Gibbs seems to be on a permanent vacation from NFL's rat race


August 21, 1994|By VITO STELLINO

The list of coaches who walked away from pro football and never came back is a short one.

It pretty much starts with John Madden and ends with Dick Vermeil.

It may be time to add a third name to the list: Joe Gibbs.

When Gibbs turned down the Carolina Panthers last spring, a lot of people weren't convinced that no meant no.

The Panthers haven't hired a head coach yet and still seem to hope Gibbs might change his mind since his son, Coy, plays his final year at Stanford this fall and Gibbs' Washington Redskins contract runs out after this season.

But as Gibbs approaches his second season away from the sidelines, he doesn't sound like a man who's coming back next year.

"I'd never say never, but I made my decision last year," he said.

He's now busy running his NASCAR team and making speeches, and he will be a regular on the NBC pre-game show trading quips with Mike Ditka. He'll watch Coy's games this fall before Coy leaves Stanford in February to join the family racing team for the start of the new season. His other son, J.D., already is part of the team.

Gibbs seems set for a life without football, although he still misses the game at times and jokes about the seasons when he slept in the office three nights a week.

"I miss my old couch with the rats scampering across the floor," he said. "I miss that old building; a lot of wins came out of that thing."

In Gibbs' last year, 1992, the Redskins moved to a plush new facility, but they haven't had the success they had in the old building.

Gibbs paid a big price, though, for his success in that old building. He was exhausted after 12 years of round-the-clock attention to detail. His health is fine now and he doesn't seem ready to get back into that meat grinder again.

Gibbs now follows the Redskins from a distance and hasn't seen them play this year, but he knows they might start a rookie quarterback -- Heath Shuler. That's a foreign concept to Gibbs.

Laughing about the way he did things, Gibbs said, "You guys used to get on my case, but I liked having those guys [rookie quarterbacks] on the injured reserve list for a couple of years throwing on the sidelines. But, then, I never had the third pick in the draft."

Now that Gibbs doesn't have football to worry about, he worries about his racing team, which has dropped from fourth last year to 19th this year in the standings.

"We've got to get back up there," he said.

Don't be surprised if he does.

Hex on the move?

With all the TV specials coming up on the NFL's 75th anniversary, one memorable moment the NFL is likely to overlook is the famous scene of the Mayflower moving vans pulling out of Owings Mills on March 28, 1984. For Baltimore football fans, it's ,, still an unforgettable scene.

That's why when an ESPN producer saw a routine show of the Colts moving from training camp in Mayflower moving vans last week, he couldn't resist coupling it with a shot of those vans leaving Owings Mills on "SportsCenter".

The Colts, meanwhile, have to start wondering if those vans didn't carry some hex or jinx with them out of Baltimore.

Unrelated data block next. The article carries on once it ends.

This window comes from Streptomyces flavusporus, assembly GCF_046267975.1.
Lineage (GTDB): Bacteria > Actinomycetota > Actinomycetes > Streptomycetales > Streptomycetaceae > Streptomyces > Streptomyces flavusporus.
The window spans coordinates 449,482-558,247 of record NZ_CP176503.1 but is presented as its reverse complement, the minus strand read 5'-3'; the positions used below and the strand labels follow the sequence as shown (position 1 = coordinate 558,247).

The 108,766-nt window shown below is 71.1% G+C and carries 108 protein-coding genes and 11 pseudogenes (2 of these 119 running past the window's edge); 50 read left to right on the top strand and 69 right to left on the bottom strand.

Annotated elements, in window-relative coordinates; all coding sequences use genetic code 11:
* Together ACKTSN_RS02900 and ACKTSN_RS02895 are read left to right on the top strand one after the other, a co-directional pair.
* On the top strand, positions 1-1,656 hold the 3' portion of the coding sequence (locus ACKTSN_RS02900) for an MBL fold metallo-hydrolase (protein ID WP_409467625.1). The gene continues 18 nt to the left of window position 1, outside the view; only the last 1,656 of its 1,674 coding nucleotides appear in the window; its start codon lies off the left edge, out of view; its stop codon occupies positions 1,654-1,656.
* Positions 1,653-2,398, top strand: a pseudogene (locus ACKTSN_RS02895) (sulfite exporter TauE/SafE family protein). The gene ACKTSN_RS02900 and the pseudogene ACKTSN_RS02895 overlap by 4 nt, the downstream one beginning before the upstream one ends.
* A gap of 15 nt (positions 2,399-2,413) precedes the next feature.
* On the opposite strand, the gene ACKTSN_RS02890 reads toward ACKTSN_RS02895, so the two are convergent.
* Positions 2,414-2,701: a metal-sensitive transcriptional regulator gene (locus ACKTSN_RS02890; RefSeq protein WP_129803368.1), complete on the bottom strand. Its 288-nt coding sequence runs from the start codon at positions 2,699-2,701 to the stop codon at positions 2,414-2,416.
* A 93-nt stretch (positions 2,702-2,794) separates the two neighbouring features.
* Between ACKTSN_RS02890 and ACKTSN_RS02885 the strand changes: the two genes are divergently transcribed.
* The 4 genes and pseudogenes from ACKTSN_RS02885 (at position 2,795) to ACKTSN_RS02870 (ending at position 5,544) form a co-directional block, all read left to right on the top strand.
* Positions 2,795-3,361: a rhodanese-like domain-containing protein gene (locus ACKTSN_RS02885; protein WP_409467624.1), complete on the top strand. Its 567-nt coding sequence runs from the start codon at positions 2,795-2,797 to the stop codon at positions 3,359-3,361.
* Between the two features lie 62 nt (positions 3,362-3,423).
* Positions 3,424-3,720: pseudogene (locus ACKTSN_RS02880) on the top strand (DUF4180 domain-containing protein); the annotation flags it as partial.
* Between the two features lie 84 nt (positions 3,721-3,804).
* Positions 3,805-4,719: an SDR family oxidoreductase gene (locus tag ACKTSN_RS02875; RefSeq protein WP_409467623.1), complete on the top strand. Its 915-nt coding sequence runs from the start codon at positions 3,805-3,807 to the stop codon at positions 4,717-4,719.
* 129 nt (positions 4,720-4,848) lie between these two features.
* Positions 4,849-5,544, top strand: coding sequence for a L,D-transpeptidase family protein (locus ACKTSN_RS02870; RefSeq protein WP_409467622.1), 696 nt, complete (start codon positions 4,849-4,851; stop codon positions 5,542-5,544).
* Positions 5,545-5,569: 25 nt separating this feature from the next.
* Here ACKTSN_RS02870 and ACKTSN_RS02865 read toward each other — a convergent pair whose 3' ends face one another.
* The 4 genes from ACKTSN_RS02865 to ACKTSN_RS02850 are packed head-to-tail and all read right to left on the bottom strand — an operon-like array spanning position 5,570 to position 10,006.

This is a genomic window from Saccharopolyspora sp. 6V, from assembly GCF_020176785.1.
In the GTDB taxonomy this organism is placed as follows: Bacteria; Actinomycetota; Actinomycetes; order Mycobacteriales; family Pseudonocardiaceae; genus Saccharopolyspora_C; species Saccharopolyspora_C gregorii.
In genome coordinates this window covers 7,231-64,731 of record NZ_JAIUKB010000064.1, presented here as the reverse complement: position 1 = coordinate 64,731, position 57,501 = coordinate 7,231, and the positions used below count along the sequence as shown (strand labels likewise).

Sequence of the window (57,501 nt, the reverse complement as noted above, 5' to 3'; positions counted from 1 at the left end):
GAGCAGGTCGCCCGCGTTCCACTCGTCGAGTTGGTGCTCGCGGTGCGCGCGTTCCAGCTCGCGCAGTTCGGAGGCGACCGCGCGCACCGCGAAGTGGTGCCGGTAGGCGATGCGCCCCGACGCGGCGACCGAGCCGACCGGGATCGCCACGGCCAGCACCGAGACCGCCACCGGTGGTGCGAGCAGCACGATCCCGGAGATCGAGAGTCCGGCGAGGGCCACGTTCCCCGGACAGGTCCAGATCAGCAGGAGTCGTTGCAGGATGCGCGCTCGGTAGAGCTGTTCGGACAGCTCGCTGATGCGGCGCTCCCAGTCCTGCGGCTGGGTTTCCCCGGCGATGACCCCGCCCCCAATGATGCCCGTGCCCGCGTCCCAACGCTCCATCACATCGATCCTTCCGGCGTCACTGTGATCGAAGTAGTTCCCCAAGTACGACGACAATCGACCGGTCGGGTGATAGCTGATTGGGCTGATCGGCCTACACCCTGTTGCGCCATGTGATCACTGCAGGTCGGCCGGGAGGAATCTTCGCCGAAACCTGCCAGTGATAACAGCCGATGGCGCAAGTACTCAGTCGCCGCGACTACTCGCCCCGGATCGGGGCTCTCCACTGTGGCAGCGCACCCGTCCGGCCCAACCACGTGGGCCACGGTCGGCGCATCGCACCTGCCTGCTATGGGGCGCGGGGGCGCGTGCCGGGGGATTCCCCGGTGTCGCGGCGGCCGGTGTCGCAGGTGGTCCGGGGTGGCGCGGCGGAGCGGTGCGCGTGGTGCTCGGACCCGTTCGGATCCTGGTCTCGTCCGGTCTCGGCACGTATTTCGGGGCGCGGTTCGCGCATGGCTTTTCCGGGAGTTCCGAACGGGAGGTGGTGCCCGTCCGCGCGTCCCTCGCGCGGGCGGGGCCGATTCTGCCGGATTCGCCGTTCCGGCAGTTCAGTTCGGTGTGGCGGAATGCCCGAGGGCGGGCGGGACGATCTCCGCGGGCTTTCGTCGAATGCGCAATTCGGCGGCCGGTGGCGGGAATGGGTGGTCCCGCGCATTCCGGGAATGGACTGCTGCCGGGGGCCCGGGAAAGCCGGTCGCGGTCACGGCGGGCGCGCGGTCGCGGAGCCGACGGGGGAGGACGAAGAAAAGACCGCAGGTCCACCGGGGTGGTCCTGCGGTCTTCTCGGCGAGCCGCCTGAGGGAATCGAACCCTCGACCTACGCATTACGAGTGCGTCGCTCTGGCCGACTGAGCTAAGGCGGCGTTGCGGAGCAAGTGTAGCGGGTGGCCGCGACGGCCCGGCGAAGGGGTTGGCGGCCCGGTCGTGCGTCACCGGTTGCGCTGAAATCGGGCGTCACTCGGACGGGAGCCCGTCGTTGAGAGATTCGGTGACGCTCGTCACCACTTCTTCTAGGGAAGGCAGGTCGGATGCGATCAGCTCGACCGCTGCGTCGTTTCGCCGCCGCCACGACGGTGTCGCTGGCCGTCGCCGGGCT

Two years ago, they drafted Steve Emtman with the first pick in the draft, only to watch him spend most of his first two years injured.

This week, the Colts found out that Trev Alberts, the linebacker they selected with the fifth pick in the draft over quarterback Trent Dilfer (remember the Mel Kiper-Bill Tobin exchange?) is out for the season with an elbow injury.

In the Fox's den

The baseball strike may be a boon to the NFL this fall.

The Cowboys-Oilers rating (percentage of all TV sets) on Monday night -- the first without competing local baseball telecasts -- was a 12.3. It was the network's highest rating for an exhibition game in six years and a 26 percent increase over the 9.8 rating the Buffalo-Washington game got the previous Monday before the baseball strike started.

The first national telecast after the strike was Fox's game between the San Francisco 49ers and the Denver Broncos last Friday night. It drew only a 6.5 rating.

Fox is insisting it will attract a new younger audience. Maybe they were all at Woodstock last week.

The entry pass

The zoning hearings for the proposed Redskins stadium in Laurel came to an end Friday amid signs the Redskins are worried they're not going to get the site approved. That's because on the last day they came up with a proposal that's so bizarre you have to wonder if they're serious.

To quiet the fears of Laurel residents about fans parking in their neighborhoods, they proposed that each fan arriving at the stadium parking lots or by bus or train be given an entry pass into the stadium. Fans parking in the neighborhood wouldn't be given an entry pass and wouldn't be allowed in the stadium without one.

But can you imagine the logistical nightmare each Sunday of handing out 78,000 entry passes? Imagine the lines that would create.

A Redskins spokesman compared the entry pass to a boarding pass on an airplane. But most flights involve 100 or 200 people.

Baltimore Sun Articles
Please note the green-lined linked article text has been applied commercially without any involvement from our newsroom editors, reporters or any other editorial staff.